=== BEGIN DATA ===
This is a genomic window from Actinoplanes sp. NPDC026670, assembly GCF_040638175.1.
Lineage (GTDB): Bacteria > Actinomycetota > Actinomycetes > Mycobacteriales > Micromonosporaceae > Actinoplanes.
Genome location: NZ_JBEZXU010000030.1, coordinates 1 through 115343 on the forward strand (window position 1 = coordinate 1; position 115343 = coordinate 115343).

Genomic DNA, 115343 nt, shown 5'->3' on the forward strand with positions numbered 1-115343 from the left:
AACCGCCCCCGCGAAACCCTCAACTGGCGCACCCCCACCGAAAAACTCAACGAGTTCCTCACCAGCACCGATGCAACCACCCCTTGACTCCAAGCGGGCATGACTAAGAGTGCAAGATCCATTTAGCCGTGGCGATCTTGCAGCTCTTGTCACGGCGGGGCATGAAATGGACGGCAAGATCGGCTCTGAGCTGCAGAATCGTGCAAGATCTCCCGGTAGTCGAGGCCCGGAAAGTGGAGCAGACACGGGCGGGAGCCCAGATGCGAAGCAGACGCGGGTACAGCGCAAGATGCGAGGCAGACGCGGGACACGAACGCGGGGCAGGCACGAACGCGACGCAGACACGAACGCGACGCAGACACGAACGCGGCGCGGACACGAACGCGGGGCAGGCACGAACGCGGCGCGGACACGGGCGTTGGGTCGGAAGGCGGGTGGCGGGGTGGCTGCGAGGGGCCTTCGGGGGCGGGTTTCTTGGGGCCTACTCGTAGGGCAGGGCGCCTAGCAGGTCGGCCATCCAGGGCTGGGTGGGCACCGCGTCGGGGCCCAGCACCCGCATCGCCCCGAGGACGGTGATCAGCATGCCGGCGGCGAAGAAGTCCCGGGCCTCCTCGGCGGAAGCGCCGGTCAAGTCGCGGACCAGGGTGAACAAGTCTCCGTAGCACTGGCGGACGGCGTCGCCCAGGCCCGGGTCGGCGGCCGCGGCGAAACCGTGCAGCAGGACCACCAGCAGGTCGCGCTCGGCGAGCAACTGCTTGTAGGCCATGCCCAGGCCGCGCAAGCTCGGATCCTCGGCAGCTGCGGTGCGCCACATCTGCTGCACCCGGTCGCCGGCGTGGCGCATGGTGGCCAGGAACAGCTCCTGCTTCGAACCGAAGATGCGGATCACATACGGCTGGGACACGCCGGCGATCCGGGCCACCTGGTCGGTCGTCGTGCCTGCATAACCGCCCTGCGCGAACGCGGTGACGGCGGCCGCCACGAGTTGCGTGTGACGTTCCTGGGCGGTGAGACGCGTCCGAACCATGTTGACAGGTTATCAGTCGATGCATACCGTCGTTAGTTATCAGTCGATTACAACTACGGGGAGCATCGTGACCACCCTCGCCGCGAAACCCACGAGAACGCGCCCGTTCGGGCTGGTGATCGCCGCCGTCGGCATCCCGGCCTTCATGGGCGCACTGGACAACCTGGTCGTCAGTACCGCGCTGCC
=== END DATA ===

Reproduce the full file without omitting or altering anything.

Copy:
This is a genomic window from Actinoplanes sp. NPDC026670, assembly GCF_040638175.1.
Lineage (GTDB): Bacteria > Actinomycetota > Actinomycetes > Mycobacteriales > Micromonosporaceae > Actinoplanes.
Genome location: NZ_JBEZXU010000030.1, coordinates 1 through 115343 on the forward strand (window position 1 = coordinate 1; position 115343 = coordinate 115343).

Genomic DNA, 115343 nt, shown 5'->3' on the forward strand with positions numbered 1-115343 from the left:
AACCGCCCCCGCGAAACCCTCAACTGGCGCACCCCCACCGAAAAACTCAACGAGTTCCTCACCAGCACCGATGCAACCACCCCTTGACTCCAAGCGGGCATGACTAAGAGTGCAAGATCCATTTAGCCGTGGCGATCTTGCAGCTCTTGTCACGGCGGGGCATGAAATGGACGGCAAGATCGGCTCTGAGCTGCAGAATCGTGCAAGATCTCCCGGTAGTCGAGGCCCGGAAAGTGGAGCAGACACGGGCGGGAGCCCAGATGCGAAGCAGACGCGGGTACAGCGCAAGATGCGAGGCAGACGCGGGACACGAACGCGGGGCAGGCACGAACGCGACGCAGACACGAACGCGACGCAGACACGAACGCGGCGCGGACACGAACGCGGGGCAGGCACGAACGCGGCGCGGACACGGGCGTTGGGTCGGAAGGCGGGTGGCGGGGTGGCTGCGAGGGGCCTTCGGGGGCGGGTTTCTTGGGGCCTACTCGTAGGGCAGGGCGCCTAGCAGGTCGGCCATCCAGGGCTGGGTGGGCACCGCGTCGGGGCCCAGCACCCGCATCGCCCCGAGGACGGTGATCAGCATGCCGGCGGCGAAGAAGTCCCGGGCCTCCTCGGCGGAAGCGCCGGTCAAGTCGCGGACCAGGGTGAACAAGTCTCCGTAGCACTGGCGGACGGCGTCGCCCAGGCCCGGGTCGGCGGCCGCGGCGAAACCGTGCAGCAGGACCACCAGCAGGTCGCGCTCGGCGAGCAACTGCTTGTAGGCCATGCCCAGGCCGCGCAAGCTCGGATCCTCGGCAGCTGCGGTGCGCCACATCTGCTGCACCCGGTCGCCGGCGTGGCGCATGGTGGCCAGGAACAGCTCCTGCTTCGAACCGAAGATGCGGATCACATACGGCTGGGACACGCCGGCGATCCGGGCCACCTGGTCGGTCGTCGTGCCTGCATAACCGCCCTGCGCGAACGCGGTGACGGCGGCCGCCACGAGTTGCGTGTGACGTTCCTGGGCGGTGAGACGCGTCCGAACCATGTTGACAGGTTATCAGTCGATGCATACCGTCGTTAGTTATCAGTCGATTACAACTACGGGGAGCATCGTGACCACCCTCGCCGCGAAACCCACGAGAACGCGCCCGTTCGGGCTGGTGATCGCCGCCGTCGGCATCCCGGCCTTCATGGGCGCACTGGACAACCTGGTCGTCAGTACCGCGCTGCC